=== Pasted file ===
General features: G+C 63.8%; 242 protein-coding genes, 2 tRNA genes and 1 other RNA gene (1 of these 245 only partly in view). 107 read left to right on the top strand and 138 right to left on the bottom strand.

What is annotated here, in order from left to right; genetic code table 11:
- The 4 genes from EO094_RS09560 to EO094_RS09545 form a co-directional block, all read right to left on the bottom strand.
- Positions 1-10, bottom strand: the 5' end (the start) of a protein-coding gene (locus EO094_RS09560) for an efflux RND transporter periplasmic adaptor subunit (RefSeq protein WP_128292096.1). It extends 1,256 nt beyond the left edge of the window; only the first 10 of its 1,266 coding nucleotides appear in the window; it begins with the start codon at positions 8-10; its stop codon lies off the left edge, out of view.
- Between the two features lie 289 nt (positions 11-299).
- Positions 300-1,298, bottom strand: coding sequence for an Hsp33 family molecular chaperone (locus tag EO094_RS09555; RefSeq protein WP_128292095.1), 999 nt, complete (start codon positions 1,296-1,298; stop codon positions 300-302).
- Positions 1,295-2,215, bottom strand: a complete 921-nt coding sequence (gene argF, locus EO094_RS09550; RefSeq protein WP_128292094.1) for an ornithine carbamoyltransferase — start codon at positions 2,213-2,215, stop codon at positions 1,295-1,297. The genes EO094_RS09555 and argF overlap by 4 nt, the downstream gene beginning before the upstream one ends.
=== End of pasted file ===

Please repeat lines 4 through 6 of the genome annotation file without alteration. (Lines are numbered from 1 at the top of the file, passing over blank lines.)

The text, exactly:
- Positions 1-10, bottom strand: the 5' end (the start) of a protein-coding gene (locus EO094_RS09560) for an efflux RND transporter periplasmic adaptor subunit (RefSeq protein WP_128292096.1). It extends 1,256 nt beyond the left edge of the window; only the first 10 of its 1,266 coding nucleotides appear in the window; it begins with the start codon at positions 8-10; its stop codon lies off the left edge, out of view.
- Between the two features lie 289 nt (positions 11-299).
- Positions 300-1,298, bottom strand: coding sequence for an Hsp33 family molecular chaperone (locus tag EO094_RS09555; RefSeq protein WP_128292095.1), 999 nt, complete (start codon positions 1,296-1,298; stop codon positions 300-302).